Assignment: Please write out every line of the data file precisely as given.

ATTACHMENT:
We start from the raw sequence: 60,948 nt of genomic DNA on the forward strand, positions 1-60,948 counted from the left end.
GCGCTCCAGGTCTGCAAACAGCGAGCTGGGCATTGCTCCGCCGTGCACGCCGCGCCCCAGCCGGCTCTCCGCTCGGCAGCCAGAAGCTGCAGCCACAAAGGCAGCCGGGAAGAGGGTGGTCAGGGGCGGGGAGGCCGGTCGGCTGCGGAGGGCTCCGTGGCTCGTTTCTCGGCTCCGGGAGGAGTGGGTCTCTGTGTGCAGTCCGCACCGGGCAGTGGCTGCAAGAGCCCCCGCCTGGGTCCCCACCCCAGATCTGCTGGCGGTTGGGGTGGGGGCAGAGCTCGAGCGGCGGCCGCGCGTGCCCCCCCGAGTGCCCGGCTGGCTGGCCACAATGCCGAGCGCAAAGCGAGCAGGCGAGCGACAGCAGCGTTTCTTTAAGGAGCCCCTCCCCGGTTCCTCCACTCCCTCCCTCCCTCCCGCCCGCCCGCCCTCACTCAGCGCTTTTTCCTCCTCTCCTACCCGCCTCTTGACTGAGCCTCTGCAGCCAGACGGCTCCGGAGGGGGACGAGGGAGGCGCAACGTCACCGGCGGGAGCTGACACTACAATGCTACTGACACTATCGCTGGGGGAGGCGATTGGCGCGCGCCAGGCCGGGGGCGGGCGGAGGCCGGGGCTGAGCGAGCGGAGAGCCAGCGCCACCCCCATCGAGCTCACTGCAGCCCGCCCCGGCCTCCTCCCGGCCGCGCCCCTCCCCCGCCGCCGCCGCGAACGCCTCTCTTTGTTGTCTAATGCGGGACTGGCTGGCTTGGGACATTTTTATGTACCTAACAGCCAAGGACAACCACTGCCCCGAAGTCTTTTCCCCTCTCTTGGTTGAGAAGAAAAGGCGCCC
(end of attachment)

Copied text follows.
We start from the raw sequence: 60,948 nt of genomic DNA on the forward strand, positions 1-60,948 counted from the left end.
GCGCTCCAGGTCTGCAAACAGCGAGCTGGGCATTGCTCCGCCGTGCACGCCGCGCCCCAGCCGGCTCTCCGCTCGGCAGCCAGAAGCTGCAGCCACAAAGGCAGCCGGGAAGAGGGTGGTCAGGGGCGGGGAGGCCGGTCGGCTGCGGAGGGCTCCGTGGCTCGTTTCTCGGCTCCGGGAGGAGTGGGTCTCTGTGTGCAGTCCGCACCGGGCAGTGGCTGCAAGAGCCCCCGCCTGGGTCCCCACCCCAGATCTGCTGGCGGTTGGGGTGGGGGCAGAGCTCGAGCGGCGGCCGCGCGTGCCCCCCCGAGTGCCCGGCTGGCTGGCCACAATGCCGAGCGCAAAGCGAGCAGGCGAGCGACAGCAGCGTTTCTTTAAGGAGCCCCTCCCCGGTTCCTCCACTCCCTCCCTCCCTCCCGCCCGCCCGCCCTCACTCAGCGCTTTTTCCTCCTCTCCTACCCGCCTCTTGACTGAGCCTCTGCAGCCAGACGGCTCCGGAGGGGGACGAGGGAGGCGCAACGTCACCGGCGGGAGCTGACACTACAATGCTACTGACACTATCGCTGGGGGAGGCGATTGGCGCGCGCCAGGCCGGGGGCGGGCGGAGGCCGGGGCTGAGCGAGCGGAGAGCCAGCGCCACCCCCATCGAGCTCACTGCAGCCCGCCCCGGCCTCCTCCCGGCCGCGCCCCTCCCCCGCCGCCGCCGCGAACGCCTCTCTTTGTTGTCTAATGCGGGACTGGCTGGCTTGGGACATTTTTATGTACCTAACAGCCAAGGACAACCACTGCCCCGAAGTCTTTTCCCCTCTCTTGGTTGAGAAGAAAAGGCGCCC